Refugee Who Survived the 'Voyage of the Damned' Says 'People Haven't Learned Anything' | News | Seven Days | Vermont's Independent Voice

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Refugee Who Survived the 'Voyage of the Damned' Says 'People Haven't Learned Anything'

by

Jane Keibel - COLIN FLANDERS
  • Colin Flanders
  • Jane Keibel

Eighty years ago, Jane Keibel stepped aboard the M.S. St. Louis and said goodbye to Germany, the only home she had ever known. It was May 13, 1939, and the next few weeks would bring the 15-year-old to the doorsteps of Cuba and the United States, where she and the 936 other Jews aboard the steamliner pleaded for sanctuary, fearful that a return to Nazi Germany would be a death sentence.

But they found no refuge.

Instead, the passengers were forced to chart a course back across the Atlantic. They were eventually dispersed throughout Europe just months before war swept across the continent. Nearly a third later died, many in the concentration camps they had so desperately tried to avoid.

The St. Louis became a tragic example of the West's indifference to the plight of European Jews and a footnote to America's difficult history with immigration. The story would be recounted in the book Voyage of the Damned and, later, in an eponymous film.

Keibel, now 95, is among the oldest living survivors of the ship. She recently moved to Burlington's Converse Home and last month joined 15 of her neighbors at the assisted living facility to watch the movie and talk about her experience.

Jane Keibel holding a photo taken in France, 1939, when she was 15 - COLIN FLANDERS
  • Colin Flanders
  • Jane Keibel holding a photo taken in France, 1939, when she was 15

She hadn't recounted the story for a few years. "There are not that many people who ask me anymore," said Keibel, a petite, white-haired woman with deep-set eyes, an easy smile and a remarkable memory.

After the credits rolled, however, members of the small group had many questions. They wondered how she got her education ("haphazardly") and whether she was a good high school student ("no"). They marveled at her youth aboard the ship — "Fifteen!" remarked one woman — and nodded in agreement when she spoke of different times and how she wished that she had asked her parents more questions.

"But that was not done," she said. 

Keibel's father owned a large department store in Wuppertal, a city in Western Germany. Like many Jews in his country, he saw the writing on the wall in late fall 1938, when over the course of two days, November 9 and 10, Nazis vandalized Jewish homes, businesses and places of worship, including a synagogue near Keibel's home. They killed 100 Jews and rounded up 30,000 others, sending them to concentration camps.

Keibel's father (far right), boarding the M.S. St. Louis with his family close behind - COURTESY OF THE KEIBEL FAMILY
  • Courtesy Of The Keibel Family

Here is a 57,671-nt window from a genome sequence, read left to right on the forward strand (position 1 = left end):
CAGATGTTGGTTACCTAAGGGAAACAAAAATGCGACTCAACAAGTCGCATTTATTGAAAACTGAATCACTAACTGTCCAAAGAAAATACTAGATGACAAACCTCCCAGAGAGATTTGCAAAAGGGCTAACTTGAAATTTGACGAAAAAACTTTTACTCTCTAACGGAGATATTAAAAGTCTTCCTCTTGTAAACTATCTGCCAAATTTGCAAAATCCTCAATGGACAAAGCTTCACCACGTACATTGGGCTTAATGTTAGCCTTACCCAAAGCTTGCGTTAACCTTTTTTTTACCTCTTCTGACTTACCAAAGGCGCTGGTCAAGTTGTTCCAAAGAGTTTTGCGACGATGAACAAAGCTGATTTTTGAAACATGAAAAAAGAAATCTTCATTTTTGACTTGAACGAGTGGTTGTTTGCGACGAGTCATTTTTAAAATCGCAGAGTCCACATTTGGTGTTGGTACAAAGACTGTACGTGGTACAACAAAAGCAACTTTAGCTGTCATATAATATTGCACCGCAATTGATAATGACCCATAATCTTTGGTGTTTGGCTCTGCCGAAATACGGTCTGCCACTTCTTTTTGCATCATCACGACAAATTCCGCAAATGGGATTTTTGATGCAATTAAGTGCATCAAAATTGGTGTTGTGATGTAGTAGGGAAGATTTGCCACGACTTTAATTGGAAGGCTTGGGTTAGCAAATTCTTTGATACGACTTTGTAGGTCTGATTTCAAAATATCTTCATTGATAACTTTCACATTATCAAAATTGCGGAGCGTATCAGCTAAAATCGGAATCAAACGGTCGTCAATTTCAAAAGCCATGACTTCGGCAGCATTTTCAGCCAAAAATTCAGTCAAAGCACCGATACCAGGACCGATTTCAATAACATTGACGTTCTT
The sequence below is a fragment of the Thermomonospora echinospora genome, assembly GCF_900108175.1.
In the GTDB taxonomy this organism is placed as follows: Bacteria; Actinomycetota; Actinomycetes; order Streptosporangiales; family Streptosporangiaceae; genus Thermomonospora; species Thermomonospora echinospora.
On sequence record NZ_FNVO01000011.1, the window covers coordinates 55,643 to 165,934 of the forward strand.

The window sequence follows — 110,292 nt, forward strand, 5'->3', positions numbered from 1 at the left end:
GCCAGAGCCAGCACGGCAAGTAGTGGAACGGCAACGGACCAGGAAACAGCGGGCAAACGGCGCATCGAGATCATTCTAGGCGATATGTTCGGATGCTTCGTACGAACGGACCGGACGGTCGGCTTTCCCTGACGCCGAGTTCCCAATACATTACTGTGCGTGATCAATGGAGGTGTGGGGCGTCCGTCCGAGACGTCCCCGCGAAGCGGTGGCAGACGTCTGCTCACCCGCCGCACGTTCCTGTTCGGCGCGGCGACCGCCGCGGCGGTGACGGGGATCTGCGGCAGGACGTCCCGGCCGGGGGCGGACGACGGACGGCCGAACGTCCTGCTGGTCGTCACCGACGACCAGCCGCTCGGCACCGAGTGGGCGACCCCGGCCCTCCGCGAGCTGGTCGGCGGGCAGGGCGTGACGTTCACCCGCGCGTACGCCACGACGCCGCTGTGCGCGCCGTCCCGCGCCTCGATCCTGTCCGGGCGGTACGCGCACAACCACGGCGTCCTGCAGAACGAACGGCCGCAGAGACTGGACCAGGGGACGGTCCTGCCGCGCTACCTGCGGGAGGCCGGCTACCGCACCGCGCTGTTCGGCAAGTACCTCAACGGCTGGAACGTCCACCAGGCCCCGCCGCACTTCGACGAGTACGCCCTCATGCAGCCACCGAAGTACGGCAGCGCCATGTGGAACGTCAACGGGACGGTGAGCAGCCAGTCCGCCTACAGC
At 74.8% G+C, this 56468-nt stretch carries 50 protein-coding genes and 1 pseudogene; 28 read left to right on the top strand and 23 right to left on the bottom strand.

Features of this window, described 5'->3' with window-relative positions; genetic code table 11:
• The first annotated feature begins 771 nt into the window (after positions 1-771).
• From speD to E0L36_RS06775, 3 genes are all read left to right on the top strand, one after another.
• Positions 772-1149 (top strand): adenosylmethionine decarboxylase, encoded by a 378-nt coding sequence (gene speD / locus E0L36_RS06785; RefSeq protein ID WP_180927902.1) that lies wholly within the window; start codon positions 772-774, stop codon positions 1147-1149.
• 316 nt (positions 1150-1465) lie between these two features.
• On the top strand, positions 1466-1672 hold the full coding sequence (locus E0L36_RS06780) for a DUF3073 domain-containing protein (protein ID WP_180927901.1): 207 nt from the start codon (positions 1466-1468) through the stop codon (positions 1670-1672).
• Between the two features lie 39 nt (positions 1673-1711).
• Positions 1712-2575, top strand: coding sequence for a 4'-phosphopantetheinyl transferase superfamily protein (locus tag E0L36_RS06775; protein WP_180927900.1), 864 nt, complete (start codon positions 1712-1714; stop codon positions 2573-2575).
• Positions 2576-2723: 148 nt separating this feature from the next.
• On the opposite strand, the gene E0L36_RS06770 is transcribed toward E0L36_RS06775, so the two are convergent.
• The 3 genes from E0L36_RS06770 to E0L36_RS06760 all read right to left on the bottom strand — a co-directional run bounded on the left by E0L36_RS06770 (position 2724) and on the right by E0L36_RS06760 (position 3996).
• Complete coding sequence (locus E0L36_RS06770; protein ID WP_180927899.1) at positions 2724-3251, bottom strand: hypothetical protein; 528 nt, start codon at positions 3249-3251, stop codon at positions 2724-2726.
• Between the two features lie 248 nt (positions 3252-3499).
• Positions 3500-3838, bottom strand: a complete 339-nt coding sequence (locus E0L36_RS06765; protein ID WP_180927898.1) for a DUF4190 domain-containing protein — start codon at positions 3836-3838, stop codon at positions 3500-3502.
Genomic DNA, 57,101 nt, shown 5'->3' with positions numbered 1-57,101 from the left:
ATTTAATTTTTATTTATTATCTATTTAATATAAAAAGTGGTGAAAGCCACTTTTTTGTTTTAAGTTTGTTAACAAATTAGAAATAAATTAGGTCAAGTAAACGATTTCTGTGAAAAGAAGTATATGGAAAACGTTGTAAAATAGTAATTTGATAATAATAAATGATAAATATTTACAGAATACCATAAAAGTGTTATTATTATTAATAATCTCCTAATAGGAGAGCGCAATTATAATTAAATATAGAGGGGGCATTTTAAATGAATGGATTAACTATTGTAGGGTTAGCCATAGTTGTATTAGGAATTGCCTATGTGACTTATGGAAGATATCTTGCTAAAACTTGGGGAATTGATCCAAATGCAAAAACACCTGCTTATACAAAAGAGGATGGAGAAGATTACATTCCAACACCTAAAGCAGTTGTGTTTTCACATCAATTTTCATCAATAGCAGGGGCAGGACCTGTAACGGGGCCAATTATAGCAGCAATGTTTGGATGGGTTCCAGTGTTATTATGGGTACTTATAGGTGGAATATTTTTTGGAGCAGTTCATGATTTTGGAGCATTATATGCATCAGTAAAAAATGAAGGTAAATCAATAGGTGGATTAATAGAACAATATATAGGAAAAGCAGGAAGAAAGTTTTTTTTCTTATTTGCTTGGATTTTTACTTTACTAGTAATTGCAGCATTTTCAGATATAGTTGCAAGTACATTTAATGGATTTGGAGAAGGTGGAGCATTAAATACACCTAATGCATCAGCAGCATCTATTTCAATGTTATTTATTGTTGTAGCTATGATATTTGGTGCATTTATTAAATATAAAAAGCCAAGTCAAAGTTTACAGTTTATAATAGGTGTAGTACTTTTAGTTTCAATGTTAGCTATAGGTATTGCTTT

• Keibel's father (far right), boarding the M.S. St. Louis with his family close behind

Kristallnact, as the state-sanctioned violence came to be known, marked a clear escalation in the anti-Semitism that had flourished under the first five years of Adolf Hitler's rule. The "night of broken glass" signaled to many Jews that they were no longer safe in Germany.

Keibel's father swiftly made plans to join his two brothers in the U.S., and in early 1939 secured passage aboard the St. Louis to Cuba, figuring the family could regroup on the Caribbean island before heading north.

The trip took two weeks. Passengers were treated like tourists, despite the fact that the ship flew a Nazi flag, and Keibel, who had never been to sea, enjoyed herself. She played shuffleboard and took photographs. She made a few friends, including a girl named Ruth, with whom she would remain close for 70 more years.

Keibel's mother, sister and father aboard the M.S. St. Louis - COURTESY OF THE KEIBEL FAMILY
  • Courtesy Of The Keibel Family
  • Keibel's mother, sister and father aboard the M.S. St. Louis

The mood changed once the ship arrived in Cuba, however.

Though most passengers, including the Keibels, had obtained landing certificates and transit visas, Cuban authorities had invalidated the documents a week before the ship set sail.

Motivated by anti-immigration sentiments, authorities allowed fewer than 30 passengers to enter the country. The rest were forced to wait on the ship for a week with little information.

Jews who had arrived in Cuba on previous trips paddled out to the St. Louis to shout words of encouragement. "Mañana," they yelled optimistically to the ship's passengers. Tomorrow.

But each passing day added to the desperation.

On May 30, 1939, a man slashed his wrists and jumped off the ship. He was saved, but the suicide attempt thrust the St. Louis into the international spotlight, as newspapers around the world carried stories about the desperate act. After another suicide attempt, the captain warned that more could follow if the passengers didn't get good news.